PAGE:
A Middletown engineering company is among the first in the world to “beta test” Toyota’s new plug-in Prius hybrid car that can travel short distances without using any gasoline.

George Keithan Jr., President of Consulting Engineering Services, was one of only 150 drivers in the United States and the only one in Connecticut to be able to try out the new vehicle over a 6 week period. Toyota will be taking feedback from Keithan to guide final design decisions as the car is readied for mass production in 2012.

Keithan’s company works in the construction industry providing mechanical and electrical engineering services. They also design and build renewable energy installations, including solar and geothermal technologies.

“We’re part of the renewable space, we design and we build it, so when Toyota came up with this program they came to us and asked if we’d be interested,” Keithan said.

Keithan, who does not hide his enthusiasm for electric vehicles, jumped at the opportunity. His company has a fleet of 4 Priuses (although Toyota would prefer we call them Prii) as well as a few Ford hybrids. He estimates the fuel efficient vehicles his company uses to transport employees to and from New York City (where the firm does a lot of its work) cost less than mass transit.

The plug-in Prius uses lithium-ion batteries, similar to what most consumer electronics and competing plug-in vehicles now use. The batteries provide more power density than the current model, although Toyota is taking a more cautious (and perhaps affordable) approach by only allowing the vehicle to travel 13-15 miles fully electric.

“Quite honestly it’s the biggest disappointment for it. I’d like to see 50 [miles],” he said.

After exceeding the all-electric range the vehicle will run in hybrid mode that uses a combination of the gas engine and electric motor as current models do. Keithan estimates the vehicle gets about 50 miles per gallon when he exceeds the fully electric range.

While Toyota has not released the price of the plug-in version of the car, it’s likely the lower electric range is the result of trying to keep costs down.  Technology used by lithium-based vehicle batteries does not come cheap and adding range brings additional engineering challenges involving the weight of additional batteries.  By comparison, Chevy’s new Volt (that travels 40 miles fully electric) lists for over $40,000 before a $7,500 tax credit. Nissan’s Leaf, with an electric range of approximately 80 miles but lacks a gasoline backup, lists at just over $32,000 before incentives.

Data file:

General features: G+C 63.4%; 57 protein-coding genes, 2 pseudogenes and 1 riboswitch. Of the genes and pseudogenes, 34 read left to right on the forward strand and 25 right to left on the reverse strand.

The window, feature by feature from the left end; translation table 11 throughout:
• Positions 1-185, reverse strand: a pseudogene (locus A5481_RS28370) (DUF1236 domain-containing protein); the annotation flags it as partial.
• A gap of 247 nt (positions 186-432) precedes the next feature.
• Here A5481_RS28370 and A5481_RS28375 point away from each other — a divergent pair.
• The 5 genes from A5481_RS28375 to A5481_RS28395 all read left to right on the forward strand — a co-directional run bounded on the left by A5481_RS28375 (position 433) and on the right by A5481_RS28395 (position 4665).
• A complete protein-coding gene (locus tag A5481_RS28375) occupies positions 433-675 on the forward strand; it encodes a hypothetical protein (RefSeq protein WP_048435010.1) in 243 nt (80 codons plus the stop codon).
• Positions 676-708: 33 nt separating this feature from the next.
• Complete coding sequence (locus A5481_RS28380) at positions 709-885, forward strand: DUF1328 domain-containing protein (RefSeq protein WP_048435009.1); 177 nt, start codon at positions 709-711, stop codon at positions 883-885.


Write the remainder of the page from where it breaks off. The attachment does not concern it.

But for quick trips around town the Prius can run without gas and will recharge in about three hours from a regular wall outlet.  It also uses the same industry standard plug that other electric vehicles use so it will work at public charging stations.

Keithan will need to give back the demo vehicle next week but he hopes to be able to add plug-in vehicles to his fleet when they are available. He said he plans to install a renewable energy system at the company’s headquarters so that the company can generate some of the energy they’ll use driving the cars.

The Prius is not the first car Keithan has been asked to evaluate. Electric car startup Tesla loaned Keithan one of their Roadsters for a day recently. The fully electric car accelerates from 0 to 60 miles per hour in less than 4 seconds.

“It was amazing. One of the most amazing vehicles to be in. To have no noise, to have something that would literally push you through the seat –  forget about back in it – and to go 200 miles while doing it,” he said.

And while the Tesla’s triple digit price tag is out of the reach of most, perhaps Toyota’s entry to the marketplace with an affordable plug-in might be what finally jump starts the electric vehicle revolution.